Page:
Friday, June 22, 2007

From the Tellechea Archives: Nadia's Defection Signalled Ceausescu's End (1990)

How the Fall of Communism was Presaged by a Shepherd and a Gymnast

By: Manuel A. Tellechea
The New York Tribune
Commentary Section, p. 9
January 4, 1990

Even 14 years after her Olympic triumphs, Nadia Comaneci's timing is still perfect. She couldn't have picked a better time to defect from her native Romania. Her country was still very much in the clutches of Nicolae Ceausescu, the last committed (and committable) Stalinist in power in Eastern Europe. Ceausescu — who declared war on God, man and nature, and for 25 years got the better of all three in a country without liberty, churches or trees — was then busy razing 7000 villages and erasing 2000 years of Romanian history (what did it matter since he himself represented the "culmination" of Romanian history?) His scorched earth policy actually preceeded perestroika, and therefore cannot be called a response to it, though the continuation of that policy in spite of perestroika does speak of Ceausescu's determination not to surrender ideological purity on the altar of political expediency.

Ceausescu refused to accept the fact that Romania would be entering the 21st century as essentially a rural country; so in an orgy of bulldozing he proposed to turn his bucolic country into a vast canvas for urban (mis)planning. The orgy of construction that was to follow in short the orgy of destruction onever came. In the meantime, homeless peasants waited in uncertainty for the promised cities to be built.

For Ceausescu, Romania was not a nation of sheepherders who craved green pastures, but of experimental automatons which functioned best on cement and steel. Nadia Comaneci was not the only Romanian to flee on the brink of that nightmare; nor, in my opinion, the most newsworthy (though newsworthy is as newspapers do). According to an Associated Press release dated Dec. 6, an unidentified Romanian shepherd was able to sneak over the border into Kekescsaba, Hungary, with 1,170 sheep, 4 horses, 3 donkeys and 9 dogs. Nadia left her 26 gold medals behind for fear these would identify her as Nadia Camaneci. I wonder if the man thought his sheep would identify him as a shepherd?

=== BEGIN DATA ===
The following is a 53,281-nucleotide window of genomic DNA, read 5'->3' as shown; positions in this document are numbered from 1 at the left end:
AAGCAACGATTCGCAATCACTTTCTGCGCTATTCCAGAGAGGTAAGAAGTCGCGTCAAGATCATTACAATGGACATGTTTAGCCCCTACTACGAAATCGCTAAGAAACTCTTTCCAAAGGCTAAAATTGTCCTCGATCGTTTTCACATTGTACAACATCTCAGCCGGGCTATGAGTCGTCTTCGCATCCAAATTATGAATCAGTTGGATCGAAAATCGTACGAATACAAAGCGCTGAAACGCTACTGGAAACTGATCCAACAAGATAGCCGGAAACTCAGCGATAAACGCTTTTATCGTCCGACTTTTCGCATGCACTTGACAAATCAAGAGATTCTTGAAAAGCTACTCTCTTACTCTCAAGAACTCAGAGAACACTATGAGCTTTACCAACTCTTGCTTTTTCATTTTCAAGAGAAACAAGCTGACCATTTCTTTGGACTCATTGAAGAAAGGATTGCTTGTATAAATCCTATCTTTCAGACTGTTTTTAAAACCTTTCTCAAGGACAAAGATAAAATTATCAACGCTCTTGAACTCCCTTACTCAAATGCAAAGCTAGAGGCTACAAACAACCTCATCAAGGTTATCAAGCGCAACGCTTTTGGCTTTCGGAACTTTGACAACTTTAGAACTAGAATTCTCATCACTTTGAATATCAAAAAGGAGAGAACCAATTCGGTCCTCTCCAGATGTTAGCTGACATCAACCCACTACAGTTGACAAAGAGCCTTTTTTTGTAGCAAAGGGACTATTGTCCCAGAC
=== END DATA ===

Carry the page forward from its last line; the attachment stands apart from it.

Shepherds were a more threatened species in Ceausescu's Romania than gymnasts. Mark you: when shepherds rebel, liberty will follow. It is not surprising that Ceausescu was not able to recognize such an omen. He was the only unromantic soul in a romantic land. The only truths he acknowledged were his own platitudes, and reality for him had to be strained through the sieve of illusion.

Ceausescu believed that the future of Communism lay with its aspiring dinastic clans: the Kims of North Korea, the Castros of Cuba and the Ceausescus of Romania. He was wrong only insofar as his own family. That Communism should survive in isolation in "backwater" redoubts like Cuba and North Korea might be expected (though not on that account less bemoaned). But for it to continue to fester against all odds in the midst of Europe, engulfed on all sides by nascent democracies, required the opposite of isolation — a war within and without Romania's borders. Ceausescu, fortunately for the Romanian people, was too late in shaking off his self-imposed isolation.

Instead, he tried to counter life with theatre, without realizing that theatre could become a stage for life. In what was to prove his last hurrah (or, rather, his first non-hurrah), the dictator gathered the party cadres in the public square, distributed 6 foot portraits of his 5 feet self for them to hold aloft, and ordered them to cheer. They did not cheer. After 45 years, the Romanian people had discovered that their lips and there hearts could actually be synchronized. Television and radio transmissions were cut when they started to boo him. The shocked dictator retreated into his palace. The jackbooted goons in the crowd opened fire indiscriminately.

The old cliché had finally come to pass: a popular revolution broke out in a public square. The last cherished myth of the Communist elite was shattered in a moment; Communists governed not only without the consent of the people, but against their wishes. Was this was Sartre meant by "participatory democracy of the public square": applaud and live, boo and die?